The first batch of uninhabited islands lists 176 off Zhejiang, Fujian, Hainan, Guangdong, Jiangsu, Shandong and Liaoning provinces as well as the Guangxi Zhuang autonomous region. There is no shortage of islands that could be available for future lists. This list names 31 from Zhejiang alone - 31 out of the province's 2,878 islands that measure 500 to 1,000 square meters. Ninety percent of them are unoccupied.
"Being the first batch means they are located relatively close to the mainland and are more suitable for reclamation," says an official with the Zhejiang Ocean and Fisheries Bureau, who would not give her name. She says the 176 islands vary in size from more than 8 million square meters to less than 500. Most of them are about the size of a soccer field.
Calculations for the rent, she says, will take into account the island's size, the potential method for developing the land, its use and its distance from the mainland. Rent could run as high as 240,000 yuan (25,100 euros) a hectare a year (24 yuan a square meter a year) or as low as 14 yuan a hectare a year. That is a range of nearly 25,100 euros to 1.5 euros per hectare annually.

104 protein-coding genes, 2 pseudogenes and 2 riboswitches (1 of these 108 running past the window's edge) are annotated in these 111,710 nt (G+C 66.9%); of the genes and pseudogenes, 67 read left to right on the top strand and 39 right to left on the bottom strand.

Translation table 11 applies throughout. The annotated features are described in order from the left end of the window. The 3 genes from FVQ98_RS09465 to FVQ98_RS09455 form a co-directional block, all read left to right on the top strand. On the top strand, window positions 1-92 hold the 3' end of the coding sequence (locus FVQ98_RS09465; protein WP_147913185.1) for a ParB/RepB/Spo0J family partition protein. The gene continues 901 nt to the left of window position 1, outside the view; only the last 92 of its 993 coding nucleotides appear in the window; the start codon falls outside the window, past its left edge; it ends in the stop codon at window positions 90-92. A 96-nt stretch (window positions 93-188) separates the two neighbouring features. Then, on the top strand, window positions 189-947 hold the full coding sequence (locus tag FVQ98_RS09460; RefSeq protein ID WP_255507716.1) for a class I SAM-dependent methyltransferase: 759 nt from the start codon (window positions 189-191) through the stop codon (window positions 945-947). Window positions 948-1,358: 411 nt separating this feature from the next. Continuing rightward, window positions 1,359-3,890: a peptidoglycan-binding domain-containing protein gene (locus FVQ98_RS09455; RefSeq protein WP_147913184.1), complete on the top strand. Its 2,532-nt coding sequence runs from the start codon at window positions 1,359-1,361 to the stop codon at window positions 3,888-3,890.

One of the 1,390 islands of Zhoushan, the only city in China that
consists solely of islands. Provided to China Daily
It is not easy
Ding Feng has a few things to say to potential investors. He is vice-general manager of the Sanya Wuzhizhou Island Resort Center, which is on a 1.48-million-square-meter island off Sanya in South China's Hainan province. He has spent more than 15 years and more than 200 million yuan on Wuzhizhou Island, so he is qualified.
Today, he says: "You see visitors diving, sailing, riding water motorcycles and playing beach volleyball on an island lined with coconut palms along sandy beaches. But when we first came here in 1995, there was nothing - no people, fresh water, electricity, dock, road, nothing but more than 2,000 kinds of plants."